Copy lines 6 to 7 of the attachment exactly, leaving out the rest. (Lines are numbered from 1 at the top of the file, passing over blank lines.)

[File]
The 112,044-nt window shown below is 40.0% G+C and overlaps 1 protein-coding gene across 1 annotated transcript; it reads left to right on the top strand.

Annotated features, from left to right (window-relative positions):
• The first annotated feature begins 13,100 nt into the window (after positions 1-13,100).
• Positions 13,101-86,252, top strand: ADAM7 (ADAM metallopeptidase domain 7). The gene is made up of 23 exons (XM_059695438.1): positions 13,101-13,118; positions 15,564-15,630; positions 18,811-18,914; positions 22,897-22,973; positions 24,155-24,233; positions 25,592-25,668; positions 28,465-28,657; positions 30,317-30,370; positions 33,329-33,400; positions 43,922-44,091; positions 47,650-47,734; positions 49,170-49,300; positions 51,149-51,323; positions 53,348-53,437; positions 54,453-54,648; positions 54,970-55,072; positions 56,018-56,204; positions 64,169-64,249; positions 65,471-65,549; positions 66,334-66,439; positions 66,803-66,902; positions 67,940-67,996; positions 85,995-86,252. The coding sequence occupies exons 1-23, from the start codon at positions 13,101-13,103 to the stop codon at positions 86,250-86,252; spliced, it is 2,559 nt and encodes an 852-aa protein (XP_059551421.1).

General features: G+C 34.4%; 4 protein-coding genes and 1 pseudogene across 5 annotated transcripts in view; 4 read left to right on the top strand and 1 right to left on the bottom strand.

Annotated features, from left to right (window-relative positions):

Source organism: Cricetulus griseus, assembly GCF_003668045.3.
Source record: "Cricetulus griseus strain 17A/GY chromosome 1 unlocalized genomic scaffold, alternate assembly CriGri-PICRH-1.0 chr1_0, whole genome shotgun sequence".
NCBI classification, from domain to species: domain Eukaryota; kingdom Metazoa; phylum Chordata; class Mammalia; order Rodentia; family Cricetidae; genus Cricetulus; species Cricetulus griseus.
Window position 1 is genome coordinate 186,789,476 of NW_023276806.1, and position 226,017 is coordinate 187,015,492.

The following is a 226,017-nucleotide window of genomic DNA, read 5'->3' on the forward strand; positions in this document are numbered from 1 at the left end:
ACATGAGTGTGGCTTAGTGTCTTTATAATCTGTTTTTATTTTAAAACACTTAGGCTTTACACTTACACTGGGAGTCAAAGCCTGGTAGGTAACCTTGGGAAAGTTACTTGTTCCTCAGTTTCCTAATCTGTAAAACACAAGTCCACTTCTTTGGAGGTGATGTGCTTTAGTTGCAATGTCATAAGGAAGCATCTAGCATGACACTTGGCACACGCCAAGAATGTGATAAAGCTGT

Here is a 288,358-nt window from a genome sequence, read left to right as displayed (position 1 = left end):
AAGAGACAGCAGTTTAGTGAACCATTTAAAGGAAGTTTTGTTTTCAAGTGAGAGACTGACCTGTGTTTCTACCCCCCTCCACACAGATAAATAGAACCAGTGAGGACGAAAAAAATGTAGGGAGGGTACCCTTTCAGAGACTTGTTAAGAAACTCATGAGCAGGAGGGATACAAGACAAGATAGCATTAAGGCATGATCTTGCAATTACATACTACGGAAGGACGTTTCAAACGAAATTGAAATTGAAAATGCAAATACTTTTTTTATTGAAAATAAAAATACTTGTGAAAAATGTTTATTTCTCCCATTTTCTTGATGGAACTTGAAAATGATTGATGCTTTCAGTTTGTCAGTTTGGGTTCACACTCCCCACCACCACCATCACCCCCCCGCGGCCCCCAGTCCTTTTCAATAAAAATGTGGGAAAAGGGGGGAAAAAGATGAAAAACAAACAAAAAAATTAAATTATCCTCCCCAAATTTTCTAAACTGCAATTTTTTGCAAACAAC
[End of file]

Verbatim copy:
Annotated features, from left to right (window-relative positions):

Source organism: Cricetulus griseus, assembly GCF_003668045.3.